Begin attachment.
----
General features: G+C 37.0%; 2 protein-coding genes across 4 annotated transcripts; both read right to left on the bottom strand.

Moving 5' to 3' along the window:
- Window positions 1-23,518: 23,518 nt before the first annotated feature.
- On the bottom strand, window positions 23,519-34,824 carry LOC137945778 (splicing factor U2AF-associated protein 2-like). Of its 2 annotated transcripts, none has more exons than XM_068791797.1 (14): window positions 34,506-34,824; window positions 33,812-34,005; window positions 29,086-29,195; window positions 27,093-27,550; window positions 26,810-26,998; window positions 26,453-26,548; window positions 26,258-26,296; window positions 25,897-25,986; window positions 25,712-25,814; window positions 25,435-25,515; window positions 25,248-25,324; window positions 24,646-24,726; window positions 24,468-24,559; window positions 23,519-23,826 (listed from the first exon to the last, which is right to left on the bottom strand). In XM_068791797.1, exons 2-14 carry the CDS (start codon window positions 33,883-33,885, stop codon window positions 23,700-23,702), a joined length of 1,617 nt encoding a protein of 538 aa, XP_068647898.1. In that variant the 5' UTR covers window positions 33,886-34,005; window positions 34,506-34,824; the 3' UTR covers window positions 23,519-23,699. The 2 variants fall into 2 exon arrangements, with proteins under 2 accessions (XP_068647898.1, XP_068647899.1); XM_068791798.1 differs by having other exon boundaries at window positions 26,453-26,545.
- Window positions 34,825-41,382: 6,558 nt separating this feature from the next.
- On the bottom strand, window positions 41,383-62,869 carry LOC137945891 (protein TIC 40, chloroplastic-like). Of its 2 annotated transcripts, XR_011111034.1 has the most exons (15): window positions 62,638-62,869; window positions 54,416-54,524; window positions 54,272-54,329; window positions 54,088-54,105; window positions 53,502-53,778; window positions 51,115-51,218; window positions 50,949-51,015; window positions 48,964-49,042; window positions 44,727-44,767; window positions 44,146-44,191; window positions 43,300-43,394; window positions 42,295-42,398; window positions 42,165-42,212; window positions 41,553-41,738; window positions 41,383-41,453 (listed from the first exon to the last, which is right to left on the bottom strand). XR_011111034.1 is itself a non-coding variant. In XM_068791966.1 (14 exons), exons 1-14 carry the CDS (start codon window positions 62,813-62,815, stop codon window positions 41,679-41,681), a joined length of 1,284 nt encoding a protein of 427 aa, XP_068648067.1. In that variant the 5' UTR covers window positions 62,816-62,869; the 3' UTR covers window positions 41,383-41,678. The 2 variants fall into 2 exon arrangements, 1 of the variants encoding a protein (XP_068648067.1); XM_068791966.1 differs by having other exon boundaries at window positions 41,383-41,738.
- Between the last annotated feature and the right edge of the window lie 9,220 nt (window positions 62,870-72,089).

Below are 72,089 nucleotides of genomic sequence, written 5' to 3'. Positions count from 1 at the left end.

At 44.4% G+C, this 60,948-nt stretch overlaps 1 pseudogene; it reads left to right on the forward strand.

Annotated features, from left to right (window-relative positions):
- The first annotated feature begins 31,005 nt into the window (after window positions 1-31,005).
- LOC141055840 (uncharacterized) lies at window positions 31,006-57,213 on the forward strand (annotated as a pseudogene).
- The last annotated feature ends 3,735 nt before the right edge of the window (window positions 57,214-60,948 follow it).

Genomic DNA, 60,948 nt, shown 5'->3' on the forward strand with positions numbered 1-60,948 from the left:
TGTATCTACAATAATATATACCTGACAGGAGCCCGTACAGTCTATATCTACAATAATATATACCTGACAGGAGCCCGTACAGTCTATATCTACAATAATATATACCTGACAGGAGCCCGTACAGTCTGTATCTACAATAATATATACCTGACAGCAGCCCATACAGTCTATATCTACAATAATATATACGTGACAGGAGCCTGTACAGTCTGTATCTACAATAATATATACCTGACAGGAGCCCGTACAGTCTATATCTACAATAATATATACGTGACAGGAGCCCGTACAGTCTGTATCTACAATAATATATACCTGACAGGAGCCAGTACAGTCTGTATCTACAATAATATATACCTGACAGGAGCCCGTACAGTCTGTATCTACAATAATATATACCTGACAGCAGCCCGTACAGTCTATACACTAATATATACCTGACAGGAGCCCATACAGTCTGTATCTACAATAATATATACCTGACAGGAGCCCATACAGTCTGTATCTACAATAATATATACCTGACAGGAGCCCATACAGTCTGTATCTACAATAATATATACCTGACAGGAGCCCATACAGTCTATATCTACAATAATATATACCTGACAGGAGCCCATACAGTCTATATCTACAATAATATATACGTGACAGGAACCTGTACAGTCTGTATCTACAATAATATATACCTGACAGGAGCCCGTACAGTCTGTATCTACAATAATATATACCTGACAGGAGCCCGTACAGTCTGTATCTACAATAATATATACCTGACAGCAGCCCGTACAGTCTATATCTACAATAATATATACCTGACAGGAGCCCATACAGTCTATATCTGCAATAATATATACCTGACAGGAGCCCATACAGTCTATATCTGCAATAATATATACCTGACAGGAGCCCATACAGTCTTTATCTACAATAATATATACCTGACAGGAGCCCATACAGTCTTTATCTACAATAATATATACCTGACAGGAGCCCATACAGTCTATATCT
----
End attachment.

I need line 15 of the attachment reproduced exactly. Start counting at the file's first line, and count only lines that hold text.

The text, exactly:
TGTATCTACAATAATATATACCTGACAGGAGCCCGTACAGTCTATATCTACAATAATATATACCTGACAGGAGCCCGTACAGTCTATATCTACAATAATATATACCTGACAGGAGCCCGTACAGTCTGTATCTACAATAATATATACCTGACAGCAGCCCATACAGTCTATATCTACAATAATATATACGTGACAGGAGCCTGTACAGTCTGTATCTACAATAATATATACCTGACAGGAGCCCGTACAGTCTATATCTACAATAATATATACGTGACAGGAGCCCGTACAGTCTGTATCTACAATAATATATACCTGACAGGAGCCAGTACAGTCTGTATCTACAATAATATATACCTGACAGGAGCCCGTACAGTCTGTATCTACAATAATATATACCTGACAGCAGCCCGTACAGTCTATACACTAATATATACCTGACAGGAGCCCATACAGTCTGTATCTACAATAATATATACCTGACAGGAGCCCATACAGTCTGTATCTACAATAATATATACCTGACAGGAGCCCATACAGTCTGTATCTACAATAATATATACCTGACAGGAGCCCATACAGTCTATATCTACAATAATATATACCTGACAGGAGCCCATACAGTCTATATCTACAATAATATATACGTGACAGGAACCTGTACAGTCTGTATCTACAATAATATATACCTGACAGGAGCCCGTACAGTCTGTATCTACAATAATATATACCTGACAGGAGCCCGTACAGTCTGTATCTACAATAATATATACCTGACAGCAGCCCGTACAGTCTATATCTACAATAATATATACCTGACAGGAGCCCATACAGTCTATATCTGCAATAATATATACCTGACAGGAGCCCATACAGTCTATATCTGCAATAATATATACCTGACAGGAGCCCATACAGTCTTTATCTACAATAATATATACCTGACAGGAGCCCATACAGTCTTTATCTACAATAATATATACCTGACAGGAGCCCATACAGTCTATATCT